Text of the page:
Dewey is a symbol of a significant group of white Americans within the novel. Dewey grew up with Tucker; Tucker was a large part of his early years, but David was uninterested in the psychological make-up of the boy. Dewey and Tucker played together and slept in the same room. Tucker taught Dewey how to ride a bicycle. Tucker advised him. But Dewey never knew very much about Tucker or any of the other blacks around him. To Dewey, Tucker was an invisible man, a man seen in terms of his being a servant of the Willson family.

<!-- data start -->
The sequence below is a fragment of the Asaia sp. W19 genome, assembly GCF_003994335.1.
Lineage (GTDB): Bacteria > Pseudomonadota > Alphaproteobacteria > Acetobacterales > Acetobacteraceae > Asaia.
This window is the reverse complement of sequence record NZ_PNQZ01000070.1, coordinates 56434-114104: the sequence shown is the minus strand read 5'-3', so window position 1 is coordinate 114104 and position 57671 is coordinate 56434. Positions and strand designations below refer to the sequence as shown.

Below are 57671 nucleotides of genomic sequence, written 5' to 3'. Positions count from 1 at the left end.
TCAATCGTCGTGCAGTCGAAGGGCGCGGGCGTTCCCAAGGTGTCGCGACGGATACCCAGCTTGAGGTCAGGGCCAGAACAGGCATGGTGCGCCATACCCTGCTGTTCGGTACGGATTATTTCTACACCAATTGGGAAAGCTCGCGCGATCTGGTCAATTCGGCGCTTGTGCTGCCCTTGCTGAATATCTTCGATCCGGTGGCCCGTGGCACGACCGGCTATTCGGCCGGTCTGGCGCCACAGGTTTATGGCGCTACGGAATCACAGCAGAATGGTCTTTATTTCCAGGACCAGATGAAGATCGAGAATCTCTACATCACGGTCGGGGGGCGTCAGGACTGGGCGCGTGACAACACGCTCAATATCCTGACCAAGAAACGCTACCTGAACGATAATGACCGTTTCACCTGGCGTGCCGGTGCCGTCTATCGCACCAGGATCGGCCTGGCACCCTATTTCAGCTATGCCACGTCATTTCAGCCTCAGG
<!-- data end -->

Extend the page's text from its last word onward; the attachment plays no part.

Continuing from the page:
When Dewey returns home from his first year at college, we see proof of how thoroughly invisible the blacks are for him. At the depot, there are large crowds of blacks leaving Sutton, but Dewey does not see these people. He only sees those who are in service positions — porters and the like. More important, Dewey is oblivious to the conditions under which blacks live; he cannot understand why Tucker would want to leave Sutton. Dewey is incapable of thinking of blacks in terms of their humanity. He is the epitome of the unconscious racist.